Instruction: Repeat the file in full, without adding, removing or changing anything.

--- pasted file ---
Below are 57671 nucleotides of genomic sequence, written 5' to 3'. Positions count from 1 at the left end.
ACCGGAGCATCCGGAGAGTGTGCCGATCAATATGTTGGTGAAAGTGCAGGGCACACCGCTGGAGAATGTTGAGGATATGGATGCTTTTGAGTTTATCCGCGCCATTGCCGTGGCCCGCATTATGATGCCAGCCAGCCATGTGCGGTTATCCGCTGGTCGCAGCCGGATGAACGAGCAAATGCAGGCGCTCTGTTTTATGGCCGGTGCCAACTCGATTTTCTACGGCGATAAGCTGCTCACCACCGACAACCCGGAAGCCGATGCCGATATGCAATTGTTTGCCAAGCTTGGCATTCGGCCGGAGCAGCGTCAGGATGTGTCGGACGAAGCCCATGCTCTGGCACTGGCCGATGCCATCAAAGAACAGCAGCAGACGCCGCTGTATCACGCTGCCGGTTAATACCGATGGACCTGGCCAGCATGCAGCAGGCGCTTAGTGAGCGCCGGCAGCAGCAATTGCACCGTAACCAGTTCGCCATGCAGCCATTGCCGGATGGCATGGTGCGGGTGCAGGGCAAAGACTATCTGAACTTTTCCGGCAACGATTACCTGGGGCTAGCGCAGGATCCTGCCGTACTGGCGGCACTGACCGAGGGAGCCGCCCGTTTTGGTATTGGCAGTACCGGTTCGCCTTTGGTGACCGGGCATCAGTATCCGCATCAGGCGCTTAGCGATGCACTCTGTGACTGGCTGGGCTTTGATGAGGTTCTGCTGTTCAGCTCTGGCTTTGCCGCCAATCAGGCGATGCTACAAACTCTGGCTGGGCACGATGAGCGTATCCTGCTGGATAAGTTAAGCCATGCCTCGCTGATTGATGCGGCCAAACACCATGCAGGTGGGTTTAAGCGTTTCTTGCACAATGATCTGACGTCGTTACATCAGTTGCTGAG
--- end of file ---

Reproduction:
Below are 57671 nucleotides of genomic sequence, written 5' to 3'. Positions count from 1 at the left end.
ACCGGAGCATCCGGAGAGTGTGCCGATCAATATGTTGGTGAAAGTGCAGGGCACACCGCTGGAGAATGTTGAGGATATGGATGCTTTTGAGTTTATCCGCGCCATTGCCGTGGCCCGCATTATGATGCCAGCCAGCCATGTGCGGTTATCCGCTGGTCGCAGCCGGATGAACGAGCAAATGCAGGCGCTCTGTTTTATGGCCGGTGCCAACTCGATTTTCTACGGCGATAAGCTGCTCACCACCGACAACCCGGAAGCCGATGCCGATATGCAATTGTTTGCCAAGCTTGGCATTCGGCCGGAGCAGCGTCAGGATGTGTCGGACGAAGCCCATGCTCTGGCACTGGCCGATGCCATCAAAGAACAGCAGCAGACGCCGCTGTATCACGCTGCCGGTTAATACCGATGGACCTGGCCAGCATGCAGCAGGCGCTTAGTGAGCGCCGGCAGCAGCAATTGCACCGTAACCAGTTCGCCATGCAGCCATTGCCGGATGGCATGGTGCGGGTGCAGGGCAAAGACTATCTGAACTTTTCCGGCAACGATTACCTGGGGCTAGCGCAGGATCCTGCCGTACTGGCGGCACTGACCGAGGGAGCCGCCCGTTTTGGTATTGGCAGTACCGGTTCGCCTTTGGTGACCGGGCATCAGTATCCGCATCAGGCGCTTAGCGATGCACTCTGTGACTGGCTGGGCTTTGATGAGGTTCTGCTGTTCAGCTCTGGCTTTGCCGCCAATCAGGCGATGCTACAAACTCTGGCTGGGCACGATGAGCGTATCCTGCTGGATAAGTTAAGCCATGCCTCGCTGATTGATGCGGCCAAACACCATGCAGGTGGGTTTAAGCGTTTCTTGCACAATGATCTGACGTCGTTACATCAGTTGCTGAG